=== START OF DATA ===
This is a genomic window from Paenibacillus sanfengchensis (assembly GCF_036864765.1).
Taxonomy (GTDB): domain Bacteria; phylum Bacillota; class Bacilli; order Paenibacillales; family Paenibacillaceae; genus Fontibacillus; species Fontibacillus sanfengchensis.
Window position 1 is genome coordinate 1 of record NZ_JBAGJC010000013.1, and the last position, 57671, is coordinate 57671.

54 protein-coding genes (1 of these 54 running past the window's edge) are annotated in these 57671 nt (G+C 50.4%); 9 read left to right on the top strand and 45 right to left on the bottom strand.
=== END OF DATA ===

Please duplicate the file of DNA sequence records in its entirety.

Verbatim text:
This is a genomic window from Paenibacillus sanfengchensis (assembly GCF_036864765.1).
Taxonomy (GTDB): domain Bacteria; phylum Bacillota; class Bacilli; order Paenibacillales; family Paenibacillaceae; genus Fontibacillus; species Fontibacillus sanfengchensis.
Window position 1 is genome coordinate 1 of record NZ_JBAGJC010000013.1, and the last position, 57671, is coordinate 57671.

54 protein-coding genes (1 of these 54 running past the window's edge) are annotated in these 57671 nt (G+C 50.4%); 9 read left to right on the top strand and 45 right to left on the bottom strand.